Thanks, but no thanks!
Having said all the above, there are some excellent premade dropper rigs on offer in tackle shops. Black Magic and Gamakatsu are good examples. On the flip side, beware of very cheap rigs – these could fail when you least want them to.


Dropper rigs work best with small/slim/short baits hooked through just once. Examples include multiples of shellfish, halfpilchards, squid-tentacle clumps, and strips of squid or fish.

The following baits are commonly used:

The head half of a pilchard (cut at an angle so the bait seems longer and is easier to swallow): push the hook through the bony section in front of the eyes, or up between the gills and out through the skull.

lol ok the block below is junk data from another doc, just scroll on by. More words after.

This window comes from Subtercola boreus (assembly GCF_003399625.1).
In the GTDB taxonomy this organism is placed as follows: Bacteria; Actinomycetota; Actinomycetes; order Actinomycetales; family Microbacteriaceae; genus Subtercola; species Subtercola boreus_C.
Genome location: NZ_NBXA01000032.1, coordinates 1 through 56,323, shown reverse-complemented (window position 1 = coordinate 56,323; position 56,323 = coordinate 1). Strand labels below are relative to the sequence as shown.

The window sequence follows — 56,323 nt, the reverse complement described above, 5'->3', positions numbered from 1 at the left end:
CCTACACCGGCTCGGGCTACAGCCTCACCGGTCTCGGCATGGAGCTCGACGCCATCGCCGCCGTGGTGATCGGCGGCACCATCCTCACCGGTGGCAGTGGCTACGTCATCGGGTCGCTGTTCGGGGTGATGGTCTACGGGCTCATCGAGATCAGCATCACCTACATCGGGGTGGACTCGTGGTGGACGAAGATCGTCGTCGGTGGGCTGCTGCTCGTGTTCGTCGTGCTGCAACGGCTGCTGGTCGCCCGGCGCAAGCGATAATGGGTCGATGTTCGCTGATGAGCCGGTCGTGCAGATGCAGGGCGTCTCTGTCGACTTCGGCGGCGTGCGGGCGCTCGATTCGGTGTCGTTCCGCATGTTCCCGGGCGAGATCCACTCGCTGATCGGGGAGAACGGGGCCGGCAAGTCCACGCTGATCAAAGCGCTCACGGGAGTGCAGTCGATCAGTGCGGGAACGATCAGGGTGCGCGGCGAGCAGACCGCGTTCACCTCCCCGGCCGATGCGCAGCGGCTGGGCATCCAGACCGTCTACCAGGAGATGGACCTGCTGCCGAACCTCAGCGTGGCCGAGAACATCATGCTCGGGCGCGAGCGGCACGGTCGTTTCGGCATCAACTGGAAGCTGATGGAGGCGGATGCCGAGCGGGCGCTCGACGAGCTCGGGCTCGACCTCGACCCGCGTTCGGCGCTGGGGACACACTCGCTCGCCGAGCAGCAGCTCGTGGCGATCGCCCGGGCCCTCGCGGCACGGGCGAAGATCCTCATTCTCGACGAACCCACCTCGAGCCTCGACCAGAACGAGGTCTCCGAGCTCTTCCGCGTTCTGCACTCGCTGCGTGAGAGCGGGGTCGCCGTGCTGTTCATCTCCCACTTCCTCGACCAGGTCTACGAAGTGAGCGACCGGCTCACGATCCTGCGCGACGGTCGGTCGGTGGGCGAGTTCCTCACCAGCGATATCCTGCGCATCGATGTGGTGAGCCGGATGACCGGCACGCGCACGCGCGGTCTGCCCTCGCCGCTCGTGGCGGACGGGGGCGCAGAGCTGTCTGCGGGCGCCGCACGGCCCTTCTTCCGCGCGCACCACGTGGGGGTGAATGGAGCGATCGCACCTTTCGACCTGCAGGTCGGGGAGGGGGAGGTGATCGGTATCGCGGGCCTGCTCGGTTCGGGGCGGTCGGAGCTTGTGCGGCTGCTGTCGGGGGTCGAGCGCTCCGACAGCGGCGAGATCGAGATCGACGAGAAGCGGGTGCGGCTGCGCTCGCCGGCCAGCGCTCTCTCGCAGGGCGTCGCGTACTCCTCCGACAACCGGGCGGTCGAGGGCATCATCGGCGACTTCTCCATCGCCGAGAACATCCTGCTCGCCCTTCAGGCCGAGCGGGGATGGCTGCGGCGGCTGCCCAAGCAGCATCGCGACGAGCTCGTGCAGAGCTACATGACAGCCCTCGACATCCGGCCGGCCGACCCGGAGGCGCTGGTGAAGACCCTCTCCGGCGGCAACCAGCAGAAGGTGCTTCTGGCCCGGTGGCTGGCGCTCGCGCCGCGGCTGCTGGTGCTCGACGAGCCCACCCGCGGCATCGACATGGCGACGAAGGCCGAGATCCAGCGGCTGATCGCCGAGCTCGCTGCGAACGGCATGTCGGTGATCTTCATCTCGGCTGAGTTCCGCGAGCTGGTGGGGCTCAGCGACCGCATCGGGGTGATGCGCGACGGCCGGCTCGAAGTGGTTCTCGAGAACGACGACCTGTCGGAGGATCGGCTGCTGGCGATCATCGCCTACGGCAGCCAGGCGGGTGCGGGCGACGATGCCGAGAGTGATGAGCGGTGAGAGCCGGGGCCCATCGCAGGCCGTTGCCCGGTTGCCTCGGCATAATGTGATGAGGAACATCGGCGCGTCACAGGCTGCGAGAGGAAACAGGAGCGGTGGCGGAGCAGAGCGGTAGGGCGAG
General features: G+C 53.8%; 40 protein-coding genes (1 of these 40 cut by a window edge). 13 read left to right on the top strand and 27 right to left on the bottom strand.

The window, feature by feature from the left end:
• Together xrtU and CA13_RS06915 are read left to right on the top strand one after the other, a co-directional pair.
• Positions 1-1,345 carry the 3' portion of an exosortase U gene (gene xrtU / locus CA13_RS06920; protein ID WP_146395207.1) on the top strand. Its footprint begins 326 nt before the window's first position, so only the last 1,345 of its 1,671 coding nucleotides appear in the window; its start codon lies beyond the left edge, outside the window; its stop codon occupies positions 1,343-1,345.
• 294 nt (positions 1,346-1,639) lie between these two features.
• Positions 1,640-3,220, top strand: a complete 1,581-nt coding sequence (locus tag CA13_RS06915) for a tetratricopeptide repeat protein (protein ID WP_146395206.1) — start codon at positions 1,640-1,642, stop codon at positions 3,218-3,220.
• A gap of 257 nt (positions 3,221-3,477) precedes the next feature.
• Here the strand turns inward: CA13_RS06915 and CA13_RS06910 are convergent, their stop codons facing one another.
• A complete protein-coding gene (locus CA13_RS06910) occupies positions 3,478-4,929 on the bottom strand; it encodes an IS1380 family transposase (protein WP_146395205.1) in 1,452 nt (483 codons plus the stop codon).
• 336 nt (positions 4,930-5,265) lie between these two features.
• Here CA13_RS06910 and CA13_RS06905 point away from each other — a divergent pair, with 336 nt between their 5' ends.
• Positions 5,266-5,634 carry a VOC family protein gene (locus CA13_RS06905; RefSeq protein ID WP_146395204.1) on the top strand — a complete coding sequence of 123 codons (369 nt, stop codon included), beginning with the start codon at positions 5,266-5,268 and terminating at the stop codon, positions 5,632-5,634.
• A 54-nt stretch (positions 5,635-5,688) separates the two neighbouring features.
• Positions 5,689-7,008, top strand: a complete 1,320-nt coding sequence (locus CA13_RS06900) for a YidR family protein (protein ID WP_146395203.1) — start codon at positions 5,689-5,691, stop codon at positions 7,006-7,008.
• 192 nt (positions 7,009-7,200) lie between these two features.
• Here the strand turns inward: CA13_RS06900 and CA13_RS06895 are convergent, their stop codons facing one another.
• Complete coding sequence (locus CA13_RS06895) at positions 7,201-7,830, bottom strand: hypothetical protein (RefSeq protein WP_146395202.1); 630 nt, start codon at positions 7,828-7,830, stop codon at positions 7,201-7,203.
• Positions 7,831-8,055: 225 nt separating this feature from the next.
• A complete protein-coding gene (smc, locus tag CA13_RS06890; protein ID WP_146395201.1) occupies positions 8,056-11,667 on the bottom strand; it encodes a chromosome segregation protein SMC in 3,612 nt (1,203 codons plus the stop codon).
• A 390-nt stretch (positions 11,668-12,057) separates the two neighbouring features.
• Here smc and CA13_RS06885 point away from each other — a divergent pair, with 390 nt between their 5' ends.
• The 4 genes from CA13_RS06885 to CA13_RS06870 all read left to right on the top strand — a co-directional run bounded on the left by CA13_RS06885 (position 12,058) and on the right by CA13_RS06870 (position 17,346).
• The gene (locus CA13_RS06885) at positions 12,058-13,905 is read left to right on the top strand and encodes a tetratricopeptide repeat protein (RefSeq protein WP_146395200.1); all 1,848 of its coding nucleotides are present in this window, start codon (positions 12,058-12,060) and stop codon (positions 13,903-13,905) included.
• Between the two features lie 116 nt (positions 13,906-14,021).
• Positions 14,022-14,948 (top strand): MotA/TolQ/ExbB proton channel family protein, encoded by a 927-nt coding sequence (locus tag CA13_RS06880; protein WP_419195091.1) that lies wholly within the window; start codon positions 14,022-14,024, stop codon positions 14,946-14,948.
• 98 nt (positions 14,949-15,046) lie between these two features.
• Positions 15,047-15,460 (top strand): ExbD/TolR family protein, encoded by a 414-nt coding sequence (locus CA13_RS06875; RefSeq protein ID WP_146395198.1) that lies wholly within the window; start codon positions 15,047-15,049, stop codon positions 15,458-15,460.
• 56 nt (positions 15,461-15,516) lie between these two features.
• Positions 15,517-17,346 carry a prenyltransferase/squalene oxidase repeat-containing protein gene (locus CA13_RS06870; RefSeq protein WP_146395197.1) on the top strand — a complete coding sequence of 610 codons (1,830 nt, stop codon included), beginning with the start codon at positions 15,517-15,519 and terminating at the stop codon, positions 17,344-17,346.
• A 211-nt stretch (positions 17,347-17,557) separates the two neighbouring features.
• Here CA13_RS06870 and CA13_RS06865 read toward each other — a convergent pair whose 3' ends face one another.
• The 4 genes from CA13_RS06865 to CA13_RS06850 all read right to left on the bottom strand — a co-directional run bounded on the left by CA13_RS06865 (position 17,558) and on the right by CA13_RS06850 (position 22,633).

Strip baits (tough and/or oily baits such as skipjack tuna, mullet and kahawai are best): cut them into slender, tapered strips and place the hook just once through the fatter end.

Squid-tentacle head clump (medium-sized ones are usually best): push the hook down through the head clump once so the hook point exits among the tentacles. Divide big clumps lengthwise into two baits.

Whatever you use, hook the bait just once to avoid choking the hook’s gape, which makes hook-ups difficult.


Simply drop the ledger rig to the bottom, engage the reel and with the sinker still on the bottom, wind in any slack line.

When a fish bites, slowly lift the rod. If itcontinues to bend, keep the pressure on and start winding, perhaps also lifting firmly, to make sure the hook is well-seated. Too easy! BNZ

1. The basic two-dropper ledger rig – simple and highly effective
Squid tentacle clump on a circle-hooked ledger rig.
Strip baits for ledger rigs.